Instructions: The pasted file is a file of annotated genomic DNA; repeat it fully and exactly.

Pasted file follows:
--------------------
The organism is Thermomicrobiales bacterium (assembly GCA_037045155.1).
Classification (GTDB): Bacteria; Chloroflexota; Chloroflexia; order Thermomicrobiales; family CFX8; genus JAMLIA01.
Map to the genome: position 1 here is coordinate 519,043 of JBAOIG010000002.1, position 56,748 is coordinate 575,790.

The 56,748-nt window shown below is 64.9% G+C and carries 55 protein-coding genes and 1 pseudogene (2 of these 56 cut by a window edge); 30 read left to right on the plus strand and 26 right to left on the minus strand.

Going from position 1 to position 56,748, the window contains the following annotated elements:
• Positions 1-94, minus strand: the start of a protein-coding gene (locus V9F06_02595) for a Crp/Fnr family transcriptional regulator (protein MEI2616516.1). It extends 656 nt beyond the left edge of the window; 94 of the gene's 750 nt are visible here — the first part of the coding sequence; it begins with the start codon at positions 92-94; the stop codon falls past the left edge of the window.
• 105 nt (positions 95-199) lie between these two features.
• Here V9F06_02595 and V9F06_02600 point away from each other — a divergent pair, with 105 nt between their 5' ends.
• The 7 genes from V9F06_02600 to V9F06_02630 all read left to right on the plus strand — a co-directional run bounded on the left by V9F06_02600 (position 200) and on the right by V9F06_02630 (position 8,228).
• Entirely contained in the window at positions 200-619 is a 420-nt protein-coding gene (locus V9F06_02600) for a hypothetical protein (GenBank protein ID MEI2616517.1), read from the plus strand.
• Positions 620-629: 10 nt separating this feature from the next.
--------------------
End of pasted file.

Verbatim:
The organism is Thermomicrobiales bacterium (assembly GCA_037045155.1).
Classification (GTDB): Bacteria; Chloroflexota; Chloroflexia; order Thermomicrobiales; family CFX8; genus JAMLIA01.
Map to the genome: position 1 here is coordinate 519,043 of JBAOIG010000002.1, position 56,748 is coordinate 575,790.

The 56,748-nt window shown below is 64.9% G+C and carries 55 protein-coding genes and 1 pseudogene (2 of these 56 cut by a window edge); 30 read left to right on the plus strand and 26 right to left on the minus strand.

Going from position 1 to position 56,748, the window contains the following annotated elements:
• Positions 1-94, minus strand: the start of a protein-coding gene (locus V9F06_02595) for a Crp/Fnr family transcriptional regulator (protein MEI2616516.1). It extends 656 nt beyond the left edge of the window; 94 of the gene's 750 nt are visible here — the first part of the coding sequence; it begins with the start codon at positions 92-94; the stop codon falls past the left edge of the window.
• 105 nt (positions 95-199) lie between these two features.
• Here V9F06_02595 and V9F06_02600 point away from each other — a divergent pair, with 105 nt between their 5' ends.
• The 7 genes from V9F06_02600 to V9F06_02630 all read left to right on the plus strand — a co-directional run bounded on the left by V9F06_02600 (position 200) and on the right by V9F06_02630 (position 8,228).
• Entirely contained in the window at positions 200-619 is a 420-nt protein-coding gene (locus V9F06_02600) for a hypothetical protein (GenBank protein ID MEI2616517.1), read from the plus strand.
• Positions 620-629: 10 nt separating this feature from the next.